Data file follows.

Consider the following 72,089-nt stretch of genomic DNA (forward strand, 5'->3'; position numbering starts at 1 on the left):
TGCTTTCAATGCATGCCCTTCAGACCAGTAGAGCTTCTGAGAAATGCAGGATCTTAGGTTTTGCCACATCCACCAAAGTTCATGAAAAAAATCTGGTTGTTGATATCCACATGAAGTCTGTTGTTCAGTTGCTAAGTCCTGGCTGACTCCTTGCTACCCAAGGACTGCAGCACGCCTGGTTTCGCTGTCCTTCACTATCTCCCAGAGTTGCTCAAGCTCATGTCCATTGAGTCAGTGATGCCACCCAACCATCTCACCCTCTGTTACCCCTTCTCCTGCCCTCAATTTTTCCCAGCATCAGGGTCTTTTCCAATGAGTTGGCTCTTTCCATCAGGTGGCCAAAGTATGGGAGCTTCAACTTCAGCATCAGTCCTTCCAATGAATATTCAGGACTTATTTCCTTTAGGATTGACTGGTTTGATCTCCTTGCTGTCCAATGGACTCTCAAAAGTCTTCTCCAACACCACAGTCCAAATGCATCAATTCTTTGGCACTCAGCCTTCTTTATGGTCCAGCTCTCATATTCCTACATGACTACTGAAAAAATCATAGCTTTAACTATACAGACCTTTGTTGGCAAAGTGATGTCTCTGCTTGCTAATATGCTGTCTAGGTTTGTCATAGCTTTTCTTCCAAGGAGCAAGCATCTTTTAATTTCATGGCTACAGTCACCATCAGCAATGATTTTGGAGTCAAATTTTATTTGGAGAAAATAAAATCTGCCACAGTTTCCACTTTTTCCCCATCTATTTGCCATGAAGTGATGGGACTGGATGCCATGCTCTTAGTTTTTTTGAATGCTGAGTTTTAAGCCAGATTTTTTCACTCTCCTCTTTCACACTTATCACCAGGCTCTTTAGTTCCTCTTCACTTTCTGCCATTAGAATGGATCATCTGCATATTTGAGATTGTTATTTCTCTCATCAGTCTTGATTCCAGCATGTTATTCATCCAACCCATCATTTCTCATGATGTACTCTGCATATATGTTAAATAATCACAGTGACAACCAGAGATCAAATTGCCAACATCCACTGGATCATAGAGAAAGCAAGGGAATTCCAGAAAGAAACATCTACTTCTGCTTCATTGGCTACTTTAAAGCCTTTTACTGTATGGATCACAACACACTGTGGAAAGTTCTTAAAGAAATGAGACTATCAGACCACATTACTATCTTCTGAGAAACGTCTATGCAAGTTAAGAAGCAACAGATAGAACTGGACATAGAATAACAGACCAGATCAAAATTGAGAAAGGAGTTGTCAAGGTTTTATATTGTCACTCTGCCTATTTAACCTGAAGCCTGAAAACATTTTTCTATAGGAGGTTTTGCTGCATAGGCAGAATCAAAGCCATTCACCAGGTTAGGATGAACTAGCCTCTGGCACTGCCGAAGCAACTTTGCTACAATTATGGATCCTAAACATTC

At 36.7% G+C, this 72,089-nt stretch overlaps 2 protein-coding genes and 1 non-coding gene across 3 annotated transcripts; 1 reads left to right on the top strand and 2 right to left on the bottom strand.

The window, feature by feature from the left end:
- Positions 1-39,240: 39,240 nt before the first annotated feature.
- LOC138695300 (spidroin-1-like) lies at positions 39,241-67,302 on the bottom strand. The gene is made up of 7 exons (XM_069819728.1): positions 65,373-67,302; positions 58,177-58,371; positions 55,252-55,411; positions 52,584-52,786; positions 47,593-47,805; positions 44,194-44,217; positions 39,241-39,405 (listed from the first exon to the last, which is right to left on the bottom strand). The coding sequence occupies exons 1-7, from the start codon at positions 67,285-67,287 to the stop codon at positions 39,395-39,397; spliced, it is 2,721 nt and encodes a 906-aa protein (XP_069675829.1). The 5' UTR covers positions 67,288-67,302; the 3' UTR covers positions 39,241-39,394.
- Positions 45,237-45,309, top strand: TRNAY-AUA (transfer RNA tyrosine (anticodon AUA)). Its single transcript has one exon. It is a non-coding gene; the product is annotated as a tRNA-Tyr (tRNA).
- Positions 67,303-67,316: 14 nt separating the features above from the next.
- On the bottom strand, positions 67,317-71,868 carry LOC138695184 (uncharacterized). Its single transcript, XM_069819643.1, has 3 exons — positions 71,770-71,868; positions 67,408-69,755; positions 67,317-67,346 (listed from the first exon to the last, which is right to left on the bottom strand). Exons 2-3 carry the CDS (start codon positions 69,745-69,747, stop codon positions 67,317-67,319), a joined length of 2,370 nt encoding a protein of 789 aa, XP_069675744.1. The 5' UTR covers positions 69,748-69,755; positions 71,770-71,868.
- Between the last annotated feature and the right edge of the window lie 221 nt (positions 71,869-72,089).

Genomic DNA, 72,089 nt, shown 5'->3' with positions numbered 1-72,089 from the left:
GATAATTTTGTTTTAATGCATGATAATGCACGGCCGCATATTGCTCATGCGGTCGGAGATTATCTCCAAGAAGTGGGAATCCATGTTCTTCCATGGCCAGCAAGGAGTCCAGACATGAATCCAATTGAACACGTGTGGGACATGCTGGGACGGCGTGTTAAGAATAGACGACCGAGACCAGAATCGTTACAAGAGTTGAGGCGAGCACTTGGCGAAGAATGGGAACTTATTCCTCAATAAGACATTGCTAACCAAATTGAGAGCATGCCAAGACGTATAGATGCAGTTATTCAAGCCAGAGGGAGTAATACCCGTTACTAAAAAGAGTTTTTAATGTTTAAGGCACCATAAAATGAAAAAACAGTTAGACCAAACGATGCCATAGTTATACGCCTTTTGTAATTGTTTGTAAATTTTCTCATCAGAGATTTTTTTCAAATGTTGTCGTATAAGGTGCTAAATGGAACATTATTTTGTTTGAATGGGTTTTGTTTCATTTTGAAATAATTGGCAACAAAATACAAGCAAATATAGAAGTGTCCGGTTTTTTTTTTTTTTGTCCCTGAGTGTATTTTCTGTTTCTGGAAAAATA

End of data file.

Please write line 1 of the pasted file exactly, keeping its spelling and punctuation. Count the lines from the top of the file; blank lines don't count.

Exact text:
Consider the following 72,089-nt stretch of genomic DNA (forward strand, 5'->3'; position numbering starts at 1 on the left):